- Download the Part X guide
- Terms used in this guide
- Does Part X of the CYFSA apply to you?
- Collection, use, and disclosure of personal information
- Consent and capacity
- Elements of consent
- Consent may be implied in some cases
- Consent may be written or verbal
- Presumption of consent’s validity
- Conditional consent and withdrawal of consent
- Capacity to consent
- Substitute decision-makers
- Safeguarding and managing personal information
- Access to records of personal information
- Individual’s right of access
- Access exceptions
- Is the record dedicated primarily to the provision of service to the individual?
- How are access requests made?
- Service provider’s response to access requests
- Substitute decision-makers can request access
- Correction of records
- Offences and immunity
- The role of the Information and Privacy Commissioner
Service providers may also collect information indirectly. Sometimes they do so with consent.29 For example, a parent may consent to the service provider obtaining information from a specialist who has assessed their child. In this case, the provider would need the parent’s explicit consent for the indirect collection, and cannot rely on implied consent.
As a service provider, there may be times when you need to indirectly collect information, without consent. Part X permits you to do so only in the following situations:
First, you can indirectly collect information without consent if it is permitted or required by law.30 For example, when a children’s aid society receives a call from a teacher about a child who may be in need of protection, the society can collect this information from the teacher without consent. Receiving reports about children in need of protection is part of the society’s mandate under the CYFSA and is permitted by law.
Second, service providers may indirectly collect personal information without consent if:
- the information is reasonably necessary to provide a service or to assess, reduce or eliminate a risk of serious harm to a person or group and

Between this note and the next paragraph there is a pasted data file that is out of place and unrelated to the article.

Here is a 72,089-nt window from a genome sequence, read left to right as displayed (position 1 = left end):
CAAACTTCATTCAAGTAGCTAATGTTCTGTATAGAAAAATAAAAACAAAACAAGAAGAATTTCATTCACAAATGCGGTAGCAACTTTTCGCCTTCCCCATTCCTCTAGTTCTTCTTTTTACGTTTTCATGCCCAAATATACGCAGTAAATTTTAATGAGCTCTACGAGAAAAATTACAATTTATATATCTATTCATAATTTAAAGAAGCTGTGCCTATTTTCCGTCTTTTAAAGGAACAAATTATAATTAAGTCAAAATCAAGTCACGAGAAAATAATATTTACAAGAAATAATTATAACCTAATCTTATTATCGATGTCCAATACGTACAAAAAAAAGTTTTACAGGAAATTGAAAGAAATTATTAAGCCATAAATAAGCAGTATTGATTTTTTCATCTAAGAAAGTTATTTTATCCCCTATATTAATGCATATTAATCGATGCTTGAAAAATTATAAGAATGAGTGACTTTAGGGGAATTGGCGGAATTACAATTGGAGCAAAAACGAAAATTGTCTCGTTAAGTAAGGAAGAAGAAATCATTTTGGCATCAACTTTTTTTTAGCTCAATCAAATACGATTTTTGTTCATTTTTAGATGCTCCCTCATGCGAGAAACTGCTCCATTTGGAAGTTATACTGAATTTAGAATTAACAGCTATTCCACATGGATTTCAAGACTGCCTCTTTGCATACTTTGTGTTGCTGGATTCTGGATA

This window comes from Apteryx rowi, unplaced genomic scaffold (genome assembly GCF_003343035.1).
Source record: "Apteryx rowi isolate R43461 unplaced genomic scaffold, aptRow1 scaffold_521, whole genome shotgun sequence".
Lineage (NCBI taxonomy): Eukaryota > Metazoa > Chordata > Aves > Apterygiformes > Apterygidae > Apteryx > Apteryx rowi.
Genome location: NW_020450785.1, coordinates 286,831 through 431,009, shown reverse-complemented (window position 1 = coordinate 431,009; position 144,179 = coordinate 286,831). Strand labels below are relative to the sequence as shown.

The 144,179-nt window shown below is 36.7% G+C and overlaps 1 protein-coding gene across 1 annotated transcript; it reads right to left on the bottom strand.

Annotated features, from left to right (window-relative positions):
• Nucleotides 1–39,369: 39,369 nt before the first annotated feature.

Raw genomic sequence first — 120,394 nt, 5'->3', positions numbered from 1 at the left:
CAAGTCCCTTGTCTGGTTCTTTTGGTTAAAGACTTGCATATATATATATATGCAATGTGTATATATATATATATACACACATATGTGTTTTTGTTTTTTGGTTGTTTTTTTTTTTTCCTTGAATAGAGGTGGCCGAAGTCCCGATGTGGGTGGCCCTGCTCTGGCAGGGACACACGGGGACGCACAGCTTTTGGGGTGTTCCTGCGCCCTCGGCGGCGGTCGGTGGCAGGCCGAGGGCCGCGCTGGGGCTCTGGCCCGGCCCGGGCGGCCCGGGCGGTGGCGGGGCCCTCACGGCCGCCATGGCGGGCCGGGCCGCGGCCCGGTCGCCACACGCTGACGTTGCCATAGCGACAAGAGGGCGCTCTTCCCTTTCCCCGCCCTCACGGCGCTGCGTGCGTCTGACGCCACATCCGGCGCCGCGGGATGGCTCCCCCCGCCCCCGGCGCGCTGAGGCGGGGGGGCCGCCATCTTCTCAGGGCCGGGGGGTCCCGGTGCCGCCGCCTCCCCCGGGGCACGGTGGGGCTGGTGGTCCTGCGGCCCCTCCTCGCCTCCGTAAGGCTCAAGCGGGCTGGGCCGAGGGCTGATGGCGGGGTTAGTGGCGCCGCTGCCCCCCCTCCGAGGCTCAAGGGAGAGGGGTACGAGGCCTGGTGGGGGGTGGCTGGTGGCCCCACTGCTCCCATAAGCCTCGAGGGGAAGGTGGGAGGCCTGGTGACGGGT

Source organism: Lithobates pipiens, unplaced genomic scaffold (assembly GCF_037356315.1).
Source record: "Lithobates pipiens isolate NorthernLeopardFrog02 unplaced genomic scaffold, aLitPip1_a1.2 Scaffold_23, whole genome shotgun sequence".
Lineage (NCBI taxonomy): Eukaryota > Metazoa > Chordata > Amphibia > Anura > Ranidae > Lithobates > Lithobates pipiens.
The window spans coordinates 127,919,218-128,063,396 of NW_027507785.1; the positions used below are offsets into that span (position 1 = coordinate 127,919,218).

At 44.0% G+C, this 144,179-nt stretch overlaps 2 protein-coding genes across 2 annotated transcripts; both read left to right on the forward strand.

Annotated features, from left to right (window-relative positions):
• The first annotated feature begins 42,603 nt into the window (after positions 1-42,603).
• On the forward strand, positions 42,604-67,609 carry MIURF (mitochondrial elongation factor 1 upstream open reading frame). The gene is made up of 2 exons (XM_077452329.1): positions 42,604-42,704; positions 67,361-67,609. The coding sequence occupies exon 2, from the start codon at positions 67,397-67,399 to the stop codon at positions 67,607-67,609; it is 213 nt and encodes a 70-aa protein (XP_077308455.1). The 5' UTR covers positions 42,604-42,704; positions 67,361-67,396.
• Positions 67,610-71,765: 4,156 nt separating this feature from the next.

- it is not possible to collect personal information directly that can reasonably be relied on as accurate and complete, or in a timely manner.31
A community service provider is working with a youth who is struggling in school. The service provider wants to speak directly with the teenager’s teacher to help understand his classroom challenges.
Speaking with the teacher to gather information would be an indirect collection of the teenager’s personal information. In this case, the information would be helpful – but not reasonably necessary – to provide services or reduce a risk of serious harm. The provider must therefore get the youth’s consent before speaking with his teacher.
Finally, children’s aid societies can collect personal information from one another (or from child welfare authorities outside Ontario) if the information is reasonably necessary to assess, reduce or eliminate a risk of harm to a child.32 A children’s aid society would not require consent in this situation.
In summary, service providers may only collect personal information with consent, or in situations where collection without consent is specifically permitted by Part X.33 Any other collection is unauthorized and contravenes the CYFSA. Providers must take reasonable steps to prevent unauthorized collection of personal information.34 These steps might include developing clear policies and procedures for collecting information, and regularly training staff.
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